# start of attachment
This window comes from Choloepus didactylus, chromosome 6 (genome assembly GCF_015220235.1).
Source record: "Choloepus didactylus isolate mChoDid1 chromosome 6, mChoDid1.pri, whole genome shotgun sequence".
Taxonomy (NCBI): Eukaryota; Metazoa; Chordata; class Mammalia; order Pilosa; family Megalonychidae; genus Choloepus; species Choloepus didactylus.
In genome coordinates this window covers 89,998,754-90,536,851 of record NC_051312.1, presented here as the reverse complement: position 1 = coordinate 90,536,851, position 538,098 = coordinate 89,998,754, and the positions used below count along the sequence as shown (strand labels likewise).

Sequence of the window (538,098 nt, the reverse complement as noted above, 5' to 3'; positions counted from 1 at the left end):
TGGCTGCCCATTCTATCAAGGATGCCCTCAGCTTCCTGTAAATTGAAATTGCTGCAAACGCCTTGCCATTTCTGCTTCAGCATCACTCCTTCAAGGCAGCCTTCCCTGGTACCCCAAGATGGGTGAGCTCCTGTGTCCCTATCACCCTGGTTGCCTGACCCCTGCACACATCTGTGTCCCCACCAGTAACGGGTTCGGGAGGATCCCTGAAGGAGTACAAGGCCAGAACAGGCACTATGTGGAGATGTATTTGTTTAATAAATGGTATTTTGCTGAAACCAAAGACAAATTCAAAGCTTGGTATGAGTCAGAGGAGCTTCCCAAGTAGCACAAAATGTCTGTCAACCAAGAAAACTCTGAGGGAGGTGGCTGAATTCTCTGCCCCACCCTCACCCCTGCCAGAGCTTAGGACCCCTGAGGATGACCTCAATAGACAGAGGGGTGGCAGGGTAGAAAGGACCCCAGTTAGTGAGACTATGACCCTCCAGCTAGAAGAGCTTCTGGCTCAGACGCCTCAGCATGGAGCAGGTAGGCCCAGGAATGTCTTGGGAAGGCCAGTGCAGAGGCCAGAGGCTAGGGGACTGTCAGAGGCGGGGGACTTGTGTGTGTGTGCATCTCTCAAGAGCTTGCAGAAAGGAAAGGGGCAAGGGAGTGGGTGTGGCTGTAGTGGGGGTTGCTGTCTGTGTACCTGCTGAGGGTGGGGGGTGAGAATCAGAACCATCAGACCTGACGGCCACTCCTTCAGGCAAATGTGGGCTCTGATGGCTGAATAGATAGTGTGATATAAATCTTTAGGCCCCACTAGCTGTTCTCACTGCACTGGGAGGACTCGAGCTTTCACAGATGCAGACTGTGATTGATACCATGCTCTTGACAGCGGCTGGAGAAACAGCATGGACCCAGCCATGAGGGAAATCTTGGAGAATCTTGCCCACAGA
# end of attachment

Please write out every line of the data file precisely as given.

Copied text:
This window comes from Choloepus didactylus, chromosome 6 (genome assembly GCF_015220235.1).
Source record: "Choloepus didactylus isolate mChoDid1 chromosome 6, mChoDid1.pri, whole genome shotgun sequence".
Taxonomy (NCBI): Eukaryota; Metazoa; Chordata; class Mammalia; order Pilosa; family Megalonychidae; genus Choloepus; species Choloepus didactylus.
In genome coordinates this window covers 89,998,754-90,536,851 of record NC_051312.1, presented here as the reverse complement: position 1 = coordinate 90,536,851, position 538,098 = coordinate 89,998,754, and the positions used below count along the sequence as shown (strand labels likewise).

Sequence of the window (538,098 nt, the reverse complement as noted above, 5' to 3'; positions counted from 1 at the left end):
TGGCTGCCCATTCTATCAAGGATGCCCTCAGCTTCCTGTAAATTGAAATTGCTGCAAACGCCTTGCCATTTCTGCTTCAGCATCACTCCTTCAAGGCAGCCTTCCCTGGTACCCCAAGATGGGTGAGCTCCTGTGTCCCTATCACCCTGGTTGCCTGACCCCTGCACACATCTGTGTCCCCACCAGTAACGGGTTCGGGAGGATCCCTGAAGGAGTACAAGGCCAGAACAGGCACTATGTGGAGATGTATTTGTTTAATAAATGGTATTTTGCTGAAACCAAAGACAAATTCAAAGCTTGGTATGAGTCAGAGGAGCTTCCCAAGTAGCACAAAATGTCTGTCAACCAAGAAAACTCTGAGGGAGGTGGCTGAATTCTCTGCCCCACCCTCACCCCTGCCAGAGCTTAGGACCCCTGAGGATGACCTCAATAGACAGAGGGGTGGCAGGGTAGAAAGGACCCCAGTTAGTGAGACTATGACCCTCCAGCTAGAAGAGCTTCTGGCTCAGACGCCTCAGCATGGAGCAGGTAGGCCCAGGAATGTCTTGGGAAGGCCAGTGCAGAGGCCAGAGGCTAGGGGACTGTCAGAGGCGGGGGACTTGTGTGTGTGTGCATCTCTCAAGAGCTTGCAGAAAGGAAAGGGGCAAGGGAGTGGGTGTGGCTGTAGTGGGGGTTGCTGTCTGTGTACCTGCTGAGGGTGGGGGGTGAGAATCAGAACCATCAGACCTGACGGCCACTCCTTCAGGCAAATGTGGGCTCTGATGGCTGAATAGATAGTGTGATATAAATCTTTAGGCCCCACTAGCTGTTCTCACTGCACTGGGAGGACTCGAGCTTTCACAGATGCAGACTGTGATTGATACCATGCTCTTGACAGCGGCTGGAGAAACAGCATGGACCCAGCCATGAGGGAAATCTTGGAGAATCTTGCCCACAGA